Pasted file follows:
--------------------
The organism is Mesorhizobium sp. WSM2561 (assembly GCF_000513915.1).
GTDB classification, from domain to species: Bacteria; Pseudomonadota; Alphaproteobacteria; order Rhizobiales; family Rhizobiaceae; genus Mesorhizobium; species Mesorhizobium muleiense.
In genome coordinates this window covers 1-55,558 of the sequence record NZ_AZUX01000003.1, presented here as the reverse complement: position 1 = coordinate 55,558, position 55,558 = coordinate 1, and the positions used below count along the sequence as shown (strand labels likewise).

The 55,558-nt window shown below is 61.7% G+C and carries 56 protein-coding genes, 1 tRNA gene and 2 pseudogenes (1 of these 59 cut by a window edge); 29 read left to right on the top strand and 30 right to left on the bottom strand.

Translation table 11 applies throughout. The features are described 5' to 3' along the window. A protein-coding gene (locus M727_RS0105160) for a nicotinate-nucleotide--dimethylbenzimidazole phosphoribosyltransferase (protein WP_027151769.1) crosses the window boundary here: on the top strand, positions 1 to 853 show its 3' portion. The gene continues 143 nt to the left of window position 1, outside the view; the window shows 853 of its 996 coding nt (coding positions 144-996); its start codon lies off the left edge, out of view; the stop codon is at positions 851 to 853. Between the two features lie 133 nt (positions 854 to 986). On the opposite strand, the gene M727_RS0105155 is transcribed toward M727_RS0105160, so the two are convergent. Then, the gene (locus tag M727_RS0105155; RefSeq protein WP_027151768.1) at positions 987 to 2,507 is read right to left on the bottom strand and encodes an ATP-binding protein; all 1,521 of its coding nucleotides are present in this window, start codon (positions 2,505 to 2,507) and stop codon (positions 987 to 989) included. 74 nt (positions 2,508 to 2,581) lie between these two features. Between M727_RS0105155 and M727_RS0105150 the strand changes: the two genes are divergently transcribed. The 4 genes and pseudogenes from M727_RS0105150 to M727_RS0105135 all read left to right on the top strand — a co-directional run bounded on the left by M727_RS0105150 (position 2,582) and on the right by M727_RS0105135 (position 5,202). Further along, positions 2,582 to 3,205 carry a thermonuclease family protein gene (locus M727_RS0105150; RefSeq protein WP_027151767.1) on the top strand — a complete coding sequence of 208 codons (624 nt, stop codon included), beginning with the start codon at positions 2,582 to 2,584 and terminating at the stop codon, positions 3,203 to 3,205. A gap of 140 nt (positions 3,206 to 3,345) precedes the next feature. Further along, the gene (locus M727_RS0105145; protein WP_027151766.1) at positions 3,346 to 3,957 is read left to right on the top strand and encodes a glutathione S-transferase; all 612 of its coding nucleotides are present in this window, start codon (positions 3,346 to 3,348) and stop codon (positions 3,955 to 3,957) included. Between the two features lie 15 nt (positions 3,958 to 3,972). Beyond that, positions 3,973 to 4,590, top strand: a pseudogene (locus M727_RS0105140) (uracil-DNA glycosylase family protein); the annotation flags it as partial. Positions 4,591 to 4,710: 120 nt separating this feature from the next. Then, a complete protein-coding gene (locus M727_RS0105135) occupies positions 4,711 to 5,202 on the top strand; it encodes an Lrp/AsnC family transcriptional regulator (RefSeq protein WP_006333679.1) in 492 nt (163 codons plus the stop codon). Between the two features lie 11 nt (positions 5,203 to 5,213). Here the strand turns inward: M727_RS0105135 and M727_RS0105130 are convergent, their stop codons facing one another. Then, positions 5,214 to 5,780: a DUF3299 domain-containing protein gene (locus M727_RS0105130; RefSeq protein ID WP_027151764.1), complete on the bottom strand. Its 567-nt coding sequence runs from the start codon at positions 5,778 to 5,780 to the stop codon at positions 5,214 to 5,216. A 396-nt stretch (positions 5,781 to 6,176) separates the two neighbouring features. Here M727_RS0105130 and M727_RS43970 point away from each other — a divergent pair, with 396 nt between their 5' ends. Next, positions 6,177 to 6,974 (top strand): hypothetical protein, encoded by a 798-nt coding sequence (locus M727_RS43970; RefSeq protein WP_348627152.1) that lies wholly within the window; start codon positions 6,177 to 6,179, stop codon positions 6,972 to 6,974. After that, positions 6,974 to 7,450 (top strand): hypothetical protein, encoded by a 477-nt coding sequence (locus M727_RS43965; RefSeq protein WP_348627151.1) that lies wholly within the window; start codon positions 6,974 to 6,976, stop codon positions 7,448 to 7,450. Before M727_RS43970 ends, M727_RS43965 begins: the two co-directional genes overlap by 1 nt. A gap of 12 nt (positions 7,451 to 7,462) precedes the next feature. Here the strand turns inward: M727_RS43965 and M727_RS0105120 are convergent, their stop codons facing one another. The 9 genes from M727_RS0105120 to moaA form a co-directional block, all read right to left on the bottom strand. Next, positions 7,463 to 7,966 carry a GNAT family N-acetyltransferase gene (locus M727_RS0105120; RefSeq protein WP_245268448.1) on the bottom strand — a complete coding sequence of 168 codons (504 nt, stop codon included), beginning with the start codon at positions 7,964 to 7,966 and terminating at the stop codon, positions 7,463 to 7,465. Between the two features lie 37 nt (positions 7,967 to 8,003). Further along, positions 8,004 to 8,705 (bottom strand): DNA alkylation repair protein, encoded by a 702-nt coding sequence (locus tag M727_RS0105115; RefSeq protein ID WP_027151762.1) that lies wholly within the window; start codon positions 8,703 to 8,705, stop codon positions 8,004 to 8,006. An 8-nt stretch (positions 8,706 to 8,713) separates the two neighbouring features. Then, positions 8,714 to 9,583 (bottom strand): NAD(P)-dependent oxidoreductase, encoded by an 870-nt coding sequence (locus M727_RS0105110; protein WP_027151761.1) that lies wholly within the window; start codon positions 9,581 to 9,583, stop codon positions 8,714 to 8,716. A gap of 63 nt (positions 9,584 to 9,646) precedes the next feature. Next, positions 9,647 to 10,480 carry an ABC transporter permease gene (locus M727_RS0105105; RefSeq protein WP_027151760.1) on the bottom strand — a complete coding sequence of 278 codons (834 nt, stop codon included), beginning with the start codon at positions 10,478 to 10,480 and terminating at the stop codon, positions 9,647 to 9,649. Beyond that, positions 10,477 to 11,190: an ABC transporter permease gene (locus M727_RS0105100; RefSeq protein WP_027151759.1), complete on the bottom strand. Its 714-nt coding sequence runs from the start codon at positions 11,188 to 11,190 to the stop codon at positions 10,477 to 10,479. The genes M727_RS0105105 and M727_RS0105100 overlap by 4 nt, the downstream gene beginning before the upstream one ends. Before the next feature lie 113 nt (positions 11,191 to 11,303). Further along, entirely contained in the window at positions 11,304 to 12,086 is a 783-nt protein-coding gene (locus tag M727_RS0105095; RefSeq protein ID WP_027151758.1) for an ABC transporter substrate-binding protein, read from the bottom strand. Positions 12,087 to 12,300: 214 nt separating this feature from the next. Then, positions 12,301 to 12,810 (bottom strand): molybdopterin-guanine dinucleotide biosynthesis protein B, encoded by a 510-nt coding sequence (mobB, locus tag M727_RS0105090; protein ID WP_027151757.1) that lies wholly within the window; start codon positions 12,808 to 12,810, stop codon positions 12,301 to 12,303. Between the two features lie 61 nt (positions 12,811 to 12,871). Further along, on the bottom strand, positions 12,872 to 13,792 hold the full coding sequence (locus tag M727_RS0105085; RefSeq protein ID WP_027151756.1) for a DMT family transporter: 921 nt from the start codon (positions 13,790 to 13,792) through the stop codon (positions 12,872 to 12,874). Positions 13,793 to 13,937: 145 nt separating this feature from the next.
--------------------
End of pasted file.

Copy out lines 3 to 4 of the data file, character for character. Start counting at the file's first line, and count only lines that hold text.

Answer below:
In genome coordinates this window covers 1-55,558 of the sequence record NZ_AZUX01000003.1, presented here as the reverse complement: position 1 = coordinate 55,558, position 55,558 = coordinate 1, and the positions used below count along the sequence as shown (strand labels likewise).

The 55,558-nt window shown below is 61.7% G+C and carries 56 protein-coding genes, 1 tRNA gene and 2 pseudogenes (1 of these 59 cut by a window edge); 29 read left to right on the top strand and 30 right to left on the bottom strand.